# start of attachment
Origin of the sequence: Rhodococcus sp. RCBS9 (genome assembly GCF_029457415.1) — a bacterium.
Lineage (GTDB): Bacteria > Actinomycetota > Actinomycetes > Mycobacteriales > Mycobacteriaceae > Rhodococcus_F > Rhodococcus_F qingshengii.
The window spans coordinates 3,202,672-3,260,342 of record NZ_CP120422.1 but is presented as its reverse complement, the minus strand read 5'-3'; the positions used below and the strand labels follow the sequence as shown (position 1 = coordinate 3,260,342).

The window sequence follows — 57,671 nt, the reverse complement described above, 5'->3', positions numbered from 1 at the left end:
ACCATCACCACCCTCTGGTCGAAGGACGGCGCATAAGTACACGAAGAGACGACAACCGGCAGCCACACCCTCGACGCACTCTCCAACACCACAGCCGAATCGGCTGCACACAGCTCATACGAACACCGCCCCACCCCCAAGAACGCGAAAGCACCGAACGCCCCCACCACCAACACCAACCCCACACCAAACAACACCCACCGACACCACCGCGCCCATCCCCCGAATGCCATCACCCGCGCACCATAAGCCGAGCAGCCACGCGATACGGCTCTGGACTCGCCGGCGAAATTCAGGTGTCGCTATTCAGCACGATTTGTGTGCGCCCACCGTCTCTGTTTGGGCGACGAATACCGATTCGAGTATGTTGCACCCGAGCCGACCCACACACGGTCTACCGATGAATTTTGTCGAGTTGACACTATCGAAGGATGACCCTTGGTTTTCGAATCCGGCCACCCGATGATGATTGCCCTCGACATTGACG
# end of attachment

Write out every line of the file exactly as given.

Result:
Origin of the sequence: Rhodococcus sp. RCBS9 (genome assembly GCF_029457415.1) — a bacterium.
Lineage (GTDB): Bacteria > Actinomycetota > Actinomycetes > Mycobacteriales > Mycobacteriaceae > Rhodococcus_F > Rhodococcus_F qingshengii.
The window spans coordinates 3,202,672-3,260,342 of record NZ_CP120422.1 but is presented as its reverse complement, the minus strand read 5'-3'; the positions used below and the strand labels follow the sequence as shown (position 1 = coordinate 3,260,342).

The window sequence follows — 57,671 nt, the reverse complement described above, 5'->3', positions numbered from 1 at the left end:
ACCATCACCACCCTCTGGTCGAAGGACGGCGCATAAGTACACGAAGAGACGACAACCGGCAGCCACACCCTCGACGCACTCTCCAACACCACAGCCGAATCGGCTGCACACAGCTCATACGAACACCGCCCCACCCCCAAGAACGCGAAAGCACCGAACGCCCCCACCACCAACACCAACCCCACACCAAACAACACCCACCGACACCACCGCGCCCATCCCCCGAATGCCATCACCCGCGCACCATAAGCCGAGCAGCCACGCGATACGGCTCTGGACTCGCCGGCGAAATTCAGGTGTCGCTATTCAGCACGATTTGTGTGCGCCCACCGTCTCTGTTTGGGCGACGAATACCGATTCGAGTATGTTGCACCCGAGCCGACCCACACACGGTCTACCGATGAATTTTGTCGAGTTGACACTATCGAAGGATGACCCTTGGTTTTCGAATCCGGCCACCCGATGATGATTGCCCTCGACATTGACG